16 Aug 2023DisruptorsAre Gen Y and Z over binge-watching TV?

The era of binge-watching may soon be coming to an end. Ideal for hangover Saturdays, lazy Sundays, mid-week entertainment fests or an escape from reality, binge-watching was Gen Y and Zer's go-to way to savour their favourite TV shows – but change may be in the air as the binge-watch effect wanes.

Matheus LockMatheus Lock is a senior cultural analyst in the cultural intelligence team at Canvas8. He has a PhD in political sciences and a background in qualitative research, with a keen interest in technology, politics, urban culture, and science. When not working, you can find Matheus walking around London to discover new things and secret places or in cafés discussing politics and philosophy with friends.

Gen Y and Z may be known for many things, one of them being their insatiable appetite for binge-worthy TV shows. Whether sitting on the sofa in front of a big screen, tucked up in bed with their laptops, or crouched over their phones on a packed train during their daily commute, younger generations have grown fond of binge-watching their favourite TV shows.

But this type of viewing pleasure seems to be waning. According to one study, 53% of Gen Z and Y prefer to get content all at once instead of waiting for a new show. That's a 10% drop from 2018 when 63% of young consumers were self-proclaimed binge-watchers.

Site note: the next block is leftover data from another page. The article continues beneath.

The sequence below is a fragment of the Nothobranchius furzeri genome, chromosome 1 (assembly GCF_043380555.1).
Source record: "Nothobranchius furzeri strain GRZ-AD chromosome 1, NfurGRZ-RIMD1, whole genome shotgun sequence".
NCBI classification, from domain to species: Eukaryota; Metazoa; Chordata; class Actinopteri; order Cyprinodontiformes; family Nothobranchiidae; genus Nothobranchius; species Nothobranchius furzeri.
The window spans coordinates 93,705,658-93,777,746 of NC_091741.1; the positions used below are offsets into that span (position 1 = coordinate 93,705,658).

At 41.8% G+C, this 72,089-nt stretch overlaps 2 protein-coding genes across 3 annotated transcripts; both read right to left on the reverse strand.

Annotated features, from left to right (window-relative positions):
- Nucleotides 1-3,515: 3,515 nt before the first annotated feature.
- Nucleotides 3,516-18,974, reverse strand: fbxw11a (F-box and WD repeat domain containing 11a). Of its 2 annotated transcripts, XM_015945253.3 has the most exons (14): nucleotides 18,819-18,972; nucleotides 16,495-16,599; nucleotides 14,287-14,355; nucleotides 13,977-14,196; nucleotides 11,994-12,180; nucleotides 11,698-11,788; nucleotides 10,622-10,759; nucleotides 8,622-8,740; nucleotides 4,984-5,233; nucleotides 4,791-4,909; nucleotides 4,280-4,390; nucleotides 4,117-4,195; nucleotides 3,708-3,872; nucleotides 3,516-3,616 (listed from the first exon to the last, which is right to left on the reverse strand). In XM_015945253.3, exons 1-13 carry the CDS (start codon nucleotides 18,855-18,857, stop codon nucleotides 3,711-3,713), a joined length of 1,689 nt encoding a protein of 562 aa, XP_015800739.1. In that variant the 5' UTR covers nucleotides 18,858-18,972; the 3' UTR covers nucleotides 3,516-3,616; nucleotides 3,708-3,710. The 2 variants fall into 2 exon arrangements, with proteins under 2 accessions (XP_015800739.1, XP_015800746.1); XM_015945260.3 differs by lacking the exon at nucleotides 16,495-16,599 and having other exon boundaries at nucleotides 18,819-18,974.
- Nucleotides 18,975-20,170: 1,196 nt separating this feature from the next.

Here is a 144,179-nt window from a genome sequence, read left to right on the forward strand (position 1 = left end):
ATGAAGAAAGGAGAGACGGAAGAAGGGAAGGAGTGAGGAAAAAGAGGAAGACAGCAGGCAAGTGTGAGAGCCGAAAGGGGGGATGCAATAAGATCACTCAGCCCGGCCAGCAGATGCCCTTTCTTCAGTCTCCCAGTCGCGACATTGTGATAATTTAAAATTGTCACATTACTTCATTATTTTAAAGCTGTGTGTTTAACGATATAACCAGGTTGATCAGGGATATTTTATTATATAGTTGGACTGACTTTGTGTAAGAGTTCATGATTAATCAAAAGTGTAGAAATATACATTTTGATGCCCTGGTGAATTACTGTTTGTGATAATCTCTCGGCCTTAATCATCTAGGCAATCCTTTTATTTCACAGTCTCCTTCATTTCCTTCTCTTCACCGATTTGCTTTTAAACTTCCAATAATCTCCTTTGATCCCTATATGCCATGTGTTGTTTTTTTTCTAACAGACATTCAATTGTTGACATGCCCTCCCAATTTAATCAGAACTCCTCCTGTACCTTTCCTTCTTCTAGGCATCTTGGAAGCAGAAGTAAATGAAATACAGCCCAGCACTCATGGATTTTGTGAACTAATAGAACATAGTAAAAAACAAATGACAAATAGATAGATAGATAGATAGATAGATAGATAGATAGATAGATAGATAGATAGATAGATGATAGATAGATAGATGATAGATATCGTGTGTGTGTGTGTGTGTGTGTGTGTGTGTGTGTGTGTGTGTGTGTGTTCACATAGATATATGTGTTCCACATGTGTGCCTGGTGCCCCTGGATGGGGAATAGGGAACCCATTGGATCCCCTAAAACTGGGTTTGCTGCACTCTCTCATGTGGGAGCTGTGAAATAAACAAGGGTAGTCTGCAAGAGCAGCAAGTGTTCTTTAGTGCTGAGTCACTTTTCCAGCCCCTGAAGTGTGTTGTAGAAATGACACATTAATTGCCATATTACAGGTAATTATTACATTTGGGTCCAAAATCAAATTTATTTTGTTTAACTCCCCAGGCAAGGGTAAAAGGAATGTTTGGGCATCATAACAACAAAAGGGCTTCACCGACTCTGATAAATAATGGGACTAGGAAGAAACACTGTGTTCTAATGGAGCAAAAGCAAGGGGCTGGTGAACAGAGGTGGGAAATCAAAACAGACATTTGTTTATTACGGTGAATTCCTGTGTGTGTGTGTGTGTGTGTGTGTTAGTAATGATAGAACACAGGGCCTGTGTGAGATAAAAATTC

As weekly tuning-in sessions gain momentum, is the binge-watching TV era really over?

With the success of slow-launching shows like HBO's The Last of US, Netflix's Outer Banks and Amazon Primes The Lord of the Rings: The Rings of Power, people are shifting gears and turning to appointment TV which is in tune with a slowed-down pace of life.

Trends like ‘Bare Minimum Mondays’ highlight an increasing hunger among Zers to disconnect from fast-paced digital worlds and reconnect with IRL experiences, and #nichetiktok and #corecore shine a light on a generational shift away from the hyper-accelerated world of capitalism.

This vibe shift is welcoming at a time when the chaos of people's current lived experiences is causing them to step back and reassess, making way for the chilled nature of tuning into shows on a weekly basis.

When putting new viewing habits under a microscope, however, research shows that a quarter of Americans wait for a show's finale before they start watching. On the other side of the pond, two-fifths of Britons would rather wait for a show to upload all its episodes before they begin to watch.

What is driving this change is a subtle shift in streaming platforms' business strategies. By slow-launching shows, streamers hope to build suspense and keep viewers engaged as new series launches battle for a spot in the limelight in an already overcrowded attention economy.

This strategy does have risks as people's interest might fade, but as audiences adapt to a new rhythm of streaming culture, binge-watching behaviours look set to stick around for the foreseeable future.